A doughnut or donut is a maneuver performed while driving a vehicle. Performing this maneuver entails rotating the rear or front of the vehicle around the opposite set of wheels in a continuous motion, creating (ideally) a circular skid-mark pattern of rubber on a carriageway and possibly even causing the tires to emit smoke from friction.- Wikipedia
An important disclaimer about doing donuts
You shouldn’t. Driving in an aggressive manner in public is almost definitely illegal where you live. Doing donuts is dangerous. […] Other than it being totally rad, there’s no good reason to do donuts at all. What are you trying to prove man? What are you rebelling against anyway? – Stephen Johnson in, “How to Do a Flawless Donut,” on Lifehacker
It’s midday on a sun-licked Sunday. We’re sitting on their front porch, his parents on one end, us on the other. The car explodes out of nowhere, into our awareness. The sound it makes is part shriek, part rumble, and it does not stop. It sounds to me like the sound of impending doom.
I’ve never seen someone doing doughnuts live before. The experience is simultaneously fascinating and vaguely terrifying. Very Second Coming. Turning and turning in the widening gyre, he comes heart-stoppingly close to hitting a parked car (ours.) This falcon and his falconer are definitely incommunicado.The center cannot hold— yet somehow it does. Such simultaneous precision, and profound carelessness on display. The tires screech, sparks fly, the air fills with the discomfiting scent of burnt rubber. A series of concentric circles streak the blacktop.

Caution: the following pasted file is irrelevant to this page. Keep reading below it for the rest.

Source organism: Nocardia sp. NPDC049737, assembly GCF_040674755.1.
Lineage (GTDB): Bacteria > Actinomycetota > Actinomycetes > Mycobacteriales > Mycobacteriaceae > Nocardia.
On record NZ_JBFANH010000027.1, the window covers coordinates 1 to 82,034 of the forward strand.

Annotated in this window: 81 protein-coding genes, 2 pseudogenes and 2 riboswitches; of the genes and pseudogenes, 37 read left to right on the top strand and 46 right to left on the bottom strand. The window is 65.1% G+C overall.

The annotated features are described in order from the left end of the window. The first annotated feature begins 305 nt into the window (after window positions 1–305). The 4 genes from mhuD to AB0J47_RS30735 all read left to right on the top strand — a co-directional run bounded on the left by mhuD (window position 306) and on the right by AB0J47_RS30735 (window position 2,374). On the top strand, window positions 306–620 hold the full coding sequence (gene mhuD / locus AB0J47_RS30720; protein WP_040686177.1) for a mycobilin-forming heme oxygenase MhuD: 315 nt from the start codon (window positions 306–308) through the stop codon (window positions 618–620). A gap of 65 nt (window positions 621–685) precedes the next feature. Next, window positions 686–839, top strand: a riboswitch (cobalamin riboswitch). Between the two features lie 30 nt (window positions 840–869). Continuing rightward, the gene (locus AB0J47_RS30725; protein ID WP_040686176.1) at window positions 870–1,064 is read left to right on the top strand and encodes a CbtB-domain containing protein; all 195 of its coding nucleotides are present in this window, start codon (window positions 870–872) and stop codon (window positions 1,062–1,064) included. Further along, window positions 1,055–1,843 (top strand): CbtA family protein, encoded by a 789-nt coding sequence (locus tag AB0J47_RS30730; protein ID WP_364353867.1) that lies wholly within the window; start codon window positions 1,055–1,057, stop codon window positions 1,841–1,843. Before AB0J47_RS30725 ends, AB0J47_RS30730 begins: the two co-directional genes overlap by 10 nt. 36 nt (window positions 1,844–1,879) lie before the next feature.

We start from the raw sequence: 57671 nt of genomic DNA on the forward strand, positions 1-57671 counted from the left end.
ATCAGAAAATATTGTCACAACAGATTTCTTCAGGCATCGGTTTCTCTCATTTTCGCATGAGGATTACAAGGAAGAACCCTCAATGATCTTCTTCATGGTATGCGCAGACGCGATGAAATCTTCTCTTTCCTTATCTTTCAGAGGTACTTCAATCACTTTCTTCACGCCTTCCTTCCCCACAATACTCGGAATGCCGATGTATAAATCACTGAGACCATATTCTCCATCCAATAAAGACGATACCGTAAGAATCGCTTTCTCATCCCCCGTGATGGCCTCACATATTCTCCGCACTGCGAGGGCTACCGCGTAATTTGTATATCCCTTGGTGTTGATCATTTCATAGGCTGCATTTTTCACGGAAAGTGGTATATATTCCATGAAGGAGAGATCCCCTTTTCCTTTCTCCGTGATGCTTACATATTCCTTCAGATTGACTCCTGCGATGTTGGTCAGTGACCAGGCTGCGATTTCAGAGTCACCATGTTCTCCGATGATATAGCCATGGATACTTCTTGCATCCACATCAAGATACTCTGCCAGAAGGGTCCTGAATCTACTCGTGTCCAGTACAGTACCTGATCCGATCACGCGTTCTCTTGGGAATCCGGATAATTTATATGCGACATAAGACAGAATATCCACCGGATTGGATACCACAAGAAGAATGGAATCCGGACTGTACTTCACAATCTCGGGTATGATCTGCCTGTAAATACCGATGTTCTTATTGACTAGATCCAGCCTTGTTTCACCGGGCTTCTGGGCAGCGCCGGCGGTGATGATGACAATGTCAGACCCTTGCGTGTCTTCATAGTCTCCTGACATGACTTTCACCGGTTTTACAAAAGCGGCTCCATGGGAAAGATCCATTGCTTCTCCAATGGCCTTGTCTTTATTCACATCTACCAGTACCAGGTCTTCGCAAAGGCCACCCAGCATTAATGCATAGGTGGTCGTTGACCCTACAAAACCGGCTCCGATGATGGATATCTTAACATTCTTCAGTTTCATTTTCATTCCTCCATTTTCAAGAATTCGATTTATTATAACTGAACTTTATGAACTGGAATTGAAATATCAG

We are the only visible audience to this daredevil act of -? Audacity? Artistry? Virtuosity? Vandalism? Dexterity? Delinquency? How much of a threat is this young man? Should we stay for the whole risky show or exit the scene? Do we say something, do something? Or will any move dangerously disorient him? Where exactly is the line again, between extreme sport and hooliganism? But this is not the time for fine distinctions. Now he is spinning himself out of the intersection and down the narrowed street, swiveling so close to the curb that every cell in my body is sympathetically braced for impact. Then this tornado on tires, this cyclone of cacophony, this menacing maelstrom disappears, as abruptly as he arrived.
A pause. Even the silence in the air is jangled. After a few beats…
“He’s driving a Mazda,” observes my father-in-law.